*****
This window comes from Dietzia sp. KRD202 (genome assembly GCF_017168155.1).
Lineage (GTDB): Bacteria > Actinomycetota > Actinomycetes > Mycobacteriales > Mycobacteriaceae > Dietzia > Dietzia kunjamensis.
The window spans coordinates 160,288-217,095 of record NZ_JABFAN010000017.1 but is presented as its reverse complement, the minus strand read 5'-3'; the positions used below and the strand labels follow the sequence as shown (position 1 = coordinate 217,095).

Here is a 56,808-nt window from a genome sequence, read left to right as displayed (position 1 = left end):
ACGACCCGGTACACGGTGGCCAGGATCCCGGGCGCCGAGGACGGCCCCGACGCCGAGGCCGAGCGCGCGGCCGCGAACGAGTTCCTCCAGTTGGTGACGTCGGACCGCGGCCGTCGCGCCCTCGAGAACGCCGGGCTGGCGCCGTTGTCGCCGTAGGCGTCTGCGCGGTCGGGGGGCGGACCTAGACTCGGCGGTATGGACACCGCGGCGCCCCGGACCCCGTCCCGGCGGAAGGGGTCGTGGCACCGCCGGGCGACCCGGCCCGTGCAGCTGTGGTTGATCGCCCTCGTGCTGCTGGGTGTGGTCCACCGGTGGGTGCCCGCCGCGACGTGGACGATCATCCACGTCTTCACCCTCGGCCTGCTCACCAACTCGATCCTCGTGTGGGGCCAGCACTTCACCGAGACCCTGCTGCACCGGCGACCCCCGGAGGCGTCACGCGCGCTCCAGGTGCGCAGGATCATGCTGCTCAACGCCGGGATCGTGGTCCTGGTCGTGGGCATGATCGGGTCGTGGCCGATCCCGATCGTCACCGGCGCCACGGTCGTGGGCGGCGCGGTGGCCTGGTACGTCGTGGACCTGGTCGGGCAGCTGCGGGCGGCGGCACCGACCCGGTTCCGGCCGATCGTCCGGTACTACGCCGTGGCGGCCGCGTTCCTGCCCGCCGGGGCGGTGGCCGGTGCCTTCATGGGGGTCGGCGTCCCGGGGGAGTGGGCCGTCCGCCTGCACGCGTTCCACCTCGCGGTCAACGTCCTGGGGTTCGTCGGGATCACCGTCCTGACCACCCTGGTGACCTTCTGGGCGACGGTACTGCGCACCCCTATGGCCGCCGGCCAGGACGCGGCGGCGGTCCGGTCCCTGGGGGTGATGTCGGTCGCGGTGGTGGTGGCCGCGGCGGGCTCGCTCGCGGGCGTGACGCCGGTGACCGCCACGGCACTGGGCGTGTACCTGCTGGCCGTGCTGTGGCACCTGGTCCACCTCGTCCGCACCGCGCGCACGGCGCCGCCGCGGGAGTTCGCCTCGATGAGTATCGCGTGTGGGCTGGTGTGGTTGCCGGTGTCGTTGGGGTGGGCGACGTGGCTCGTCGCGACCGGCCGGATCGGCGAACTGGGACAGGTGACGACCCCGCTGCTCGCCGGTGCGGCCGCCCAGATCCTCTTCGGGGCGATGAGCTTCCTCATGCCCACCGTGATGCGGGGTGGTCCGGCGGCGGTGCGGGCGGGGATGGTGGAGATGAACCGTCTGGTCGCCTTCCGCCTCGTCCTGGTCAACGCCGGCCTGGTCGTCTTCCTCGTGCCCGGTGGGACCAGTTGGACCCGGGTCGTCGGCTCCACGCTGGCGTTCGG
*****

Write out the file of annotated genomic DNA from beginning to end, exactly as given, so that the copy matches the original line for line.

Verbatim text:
This window comes from Dietzia sp. KRD202 (genome assembly GCF_017168155.1).
Lineage (GTDB): Bacteria > Actinomycetota > Actinomycetes > Mycobacteriales > Mycobacteriaceae > Dietzia > Dietzia kunjamensis.
The window spans coordinates 160,288-217,095 of record NZ_JABFAN010000017.1 but is presented as its reverse complement, the minus strand read 5'-3'; the positions used below and the strand labels follow the sequence as shown (position 1 = coordinate 217,095).

Here is a 56,808-nt window from a genome sequence, read left to right as displayed (position 1 = left end):
ACGACCCGGTACACGGTGGCCAGGATCCCGGGCGCCGAGGACGGCCCCGACGCCGAGGCCGAGCGCGCGGCCGCGAACGAGTTCCTCCAGTTGGTGACGTCGGACCGCGGCCGTCGCGCCCTCGAGAACGCCGGGCTGGCGCCGTTGTCGCCGTAGGCGTCTGCGCGGTCGGGGGGCGGACCTAGACTCGGCGGTATGGACACCGCGGCGCCCCGGACCCCGTCCCGGCGGAAGGGGTCGTGGCACCGCCGGGCGACCCGGCCCGTGCAGCTGTGGTTGATCGCCCTCGTGCTGCTGGGTGTGGTCCACCGGTGGGTGCCCGCCGCGACGTGGACGATCATCCACGTCTTCACCCTCGGCCTGCTCACCAACTCGATCCTCGTGTGGGGCCAGCACTTCACCGAGACCCTGCTGCACCGGCGACCCCCGGAGGCGTCACGCGCGCTCCAGGTGCGCAGGATCATGCTGCTCAACGCCGGGATCGTGGTCCTGGTCGTGGGCATGATCGGGTCGTGGCCGATCCCGATCGTCACCGGCGCCACGGTCGTGGGCGGCGCGGTGGCCTGGTACGTCGTGGACCTGGTCGGGCAGCTGCGGGCGGCGGCACCGACCCGGTTCCGGCCGATCGTCCGGTACTACGCCGTGGCGGCCGCGTTCCTGCCCGCCGGGGCGGTGGCCGGTGCCTTCATGGGGGTCGGCGTCCCGGGGGAGTGGGCCGTCCGCCTGCACGCGTTCCACCTCGCGGTCAACGTCCTGGGGTTCGTCGGGATCACCGTCCTGACCACCCTGGTGACCTTCTGGGCGACGGTACTGCGCACCCCTATGGCCGCCGGCCAGGACGCGGCGGCGGTCCGGTCCCTGGGGGTGATGTCGGTCGCGGTGGTGGTGGCCGCGGCGGGCTCGCTCGCGGGCGTGACGCCGGTGACCGCCACGGCACTGGGCGTGTACCTGCTGGCCGTGCTGTGGCACCTGGTCCACCTCGTCCGCACCGCGCGCACGGCGCCGCCGCGGGAGTTCGCCTCGATGAGTATCGCGTGTGGGCTGGTGTGGTTGCCGGTGTCGTTGGGGTGGGCGACGTGGCTCGTCGCGACCGGCCGGATCGGCGAACTGGGACAGGTGACGACCCCGCTGCTCGCCGGTGCGGCCGCCCAGATCCTCTTCGGGGCGATGAGCTTCCTCATGCCCACCGTGATGCGGGGTGGTCCGGCGGCGGTGCGGGCGGGGATGGTGGAGATGAACCGTCTGGTCGCCTTCCGCCTCGTCCTGGTCAACGCCGGCCTGGTCGTCTTCCTCGTGCCCGGTGGGACCAGTTGGACCCGGGTCGTCGGCTCCACGCTGGCGTTCGG